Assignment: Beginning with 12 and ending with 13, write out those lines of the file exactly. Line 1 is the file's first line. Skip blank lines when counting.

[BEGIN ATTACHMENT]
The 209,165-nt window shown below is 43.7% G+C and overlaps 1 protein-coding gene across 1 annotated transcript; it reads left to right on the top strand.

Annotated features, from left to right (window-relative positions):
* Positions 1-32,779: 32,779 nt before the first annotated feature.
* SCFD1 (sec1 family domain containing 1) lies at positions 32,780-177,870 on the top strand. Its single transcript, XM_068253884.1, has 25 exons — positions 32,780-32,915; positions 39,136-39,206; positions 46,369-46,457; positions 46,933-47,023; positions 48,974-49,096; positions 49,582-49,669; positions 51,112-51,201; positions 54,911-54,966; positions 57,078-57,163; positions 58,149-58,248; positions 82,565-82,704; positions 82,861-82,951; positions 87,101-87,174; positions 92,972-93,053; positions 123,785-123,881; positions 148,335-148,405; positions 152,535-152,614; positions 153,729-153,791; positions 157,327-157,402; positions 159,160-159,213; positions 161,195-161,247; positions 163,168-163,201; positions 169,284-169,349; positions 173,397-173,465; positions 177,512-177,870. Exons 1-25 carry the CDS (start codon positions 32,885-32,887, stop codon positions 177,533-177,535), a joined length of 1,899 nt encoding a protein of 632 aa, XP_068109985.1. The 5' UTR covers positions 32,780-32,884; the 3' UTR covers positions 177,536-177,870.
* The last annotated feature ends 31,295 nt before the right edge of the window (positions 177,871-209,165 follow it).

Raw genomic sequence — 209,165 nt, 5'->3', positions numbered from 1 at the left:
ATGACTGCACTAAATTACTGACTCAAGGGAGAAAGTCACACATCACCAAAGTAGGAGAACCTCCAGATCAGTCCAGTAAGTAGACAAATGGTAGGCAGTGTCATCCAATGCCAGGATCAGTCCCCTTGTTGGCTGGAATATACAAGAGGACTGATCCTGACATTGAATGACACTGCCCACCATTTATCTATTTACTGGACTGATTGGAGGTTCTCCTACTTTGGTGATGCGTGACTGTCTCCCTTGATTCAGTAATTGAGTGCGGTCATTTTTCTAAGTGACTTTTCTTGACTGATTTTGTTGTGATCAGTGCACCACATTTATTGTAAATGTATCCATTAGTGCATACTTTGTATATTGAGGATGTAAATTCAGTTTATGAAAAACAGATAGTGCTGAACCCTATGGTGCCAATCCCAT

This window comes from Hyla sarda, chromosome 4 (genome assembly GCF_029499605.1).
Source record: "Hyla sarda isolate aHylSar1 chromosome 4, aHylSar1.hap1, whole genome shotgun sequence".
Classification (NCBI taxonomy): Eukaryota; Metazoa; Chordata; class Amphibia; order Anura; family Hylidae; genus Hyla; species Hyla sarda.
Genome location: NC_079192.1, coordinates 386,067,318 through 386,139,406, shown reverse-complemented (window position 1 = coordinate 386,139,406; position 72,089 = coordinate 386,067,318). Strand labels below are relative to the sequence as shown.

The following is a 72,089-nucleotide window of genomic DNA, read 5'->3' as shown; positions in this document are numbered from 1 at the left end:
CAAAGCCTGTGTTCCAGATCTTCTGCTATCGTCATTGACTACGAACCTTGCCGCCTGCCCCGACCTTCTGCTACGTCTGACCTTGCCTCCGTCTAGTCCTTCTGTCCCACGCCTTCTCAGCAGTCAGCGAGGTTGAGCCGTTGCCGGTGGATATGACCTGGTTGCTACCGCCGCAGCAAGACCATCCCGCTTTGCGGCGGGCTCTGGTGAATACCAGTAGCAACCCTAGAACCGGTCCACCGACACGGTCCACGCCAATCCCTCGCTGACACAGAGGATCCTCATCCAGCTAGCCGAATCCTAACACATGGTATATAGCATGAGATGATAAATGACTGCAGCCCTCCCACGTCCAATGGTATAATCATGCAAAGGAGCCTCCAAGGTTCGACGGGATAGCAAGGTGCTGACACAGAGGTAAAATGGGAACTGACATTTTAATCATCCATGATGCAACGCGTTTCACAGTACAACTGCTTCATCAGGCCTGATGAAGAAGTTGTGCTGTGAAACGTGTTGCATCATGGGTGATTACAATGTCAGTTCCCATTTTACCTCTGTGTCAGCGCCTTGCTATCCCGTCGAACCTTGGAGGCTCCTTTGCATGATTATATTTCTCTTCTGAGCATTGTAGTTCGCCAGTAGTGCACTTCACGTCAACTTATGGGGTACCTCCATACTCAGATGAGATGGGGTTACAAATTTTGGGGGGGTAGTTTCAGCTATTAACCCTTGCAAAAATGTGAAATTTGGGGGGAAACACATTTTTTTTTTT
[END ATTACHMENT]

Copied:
The following is a 72,089-nucleotide window of genomic DNA, read 5'->3' as shown; positions in this document are numbered from 1 at the left end:
CAAAGCCTGTGTTCCAGATCTTCTGCTATCGTCATTGACTACGAACCTTGCCGCCTGCCCCGACCTTCTGCTACGTCTGACCTTGCCTCCGTCTAGTCCTTCTGTCCCACGCCTTCTCAGCAGTCAGCGAGGTTGAGCCGTTGCCGGTGGATATGACCTGGTTGCTACCGCCGCAGCAAGACCATCCCGCTTTGCGGCGGGCTCTGGTGAATACCAGTAGCAACCCTAGAACCGGTCCACCGACACGGTCCACGCCAATCCCTCGCTGACACAGAGGATCCTCATCCAGCTAGCCGAATCCTAACACATGGTATATAGCATGAGATGATAAATGACTGCAGCCCTCCCACGTCCAATGGTATAATCATGCAAAGGAGCCTCCAAGGTTCGACGGGATAGCAAGGTGCTGACACAGAGGTAAAATGGGAACTGACATTTTAATCATCCATGATGCAACGCGTTTCACAGTACAACTGCTTCATCAGGCCTGATGAAGAAGTTGTGCTGTGAAACGTGTTGCATCATGGGTGATTACAATGTCAGTTCCCATTTTACCTCTGTGTCAGCGCCTTGCTATCCCGTCGAACCTTGGAGGCTCCTTTGCATGATTATATTTCTCTTCTGAGCATTGTAGTTCGCCAGTAGTGCACTTCACGTCAACTTATGGGGTACCTCCATACTCAGATGAGATGGGGTTACAAATTTTGGGGGGGTAGTTTCAGCTATTAACCCTTGCAAAAATGTGAAATTTGGGGGGAAACACATTTTTTTTTTT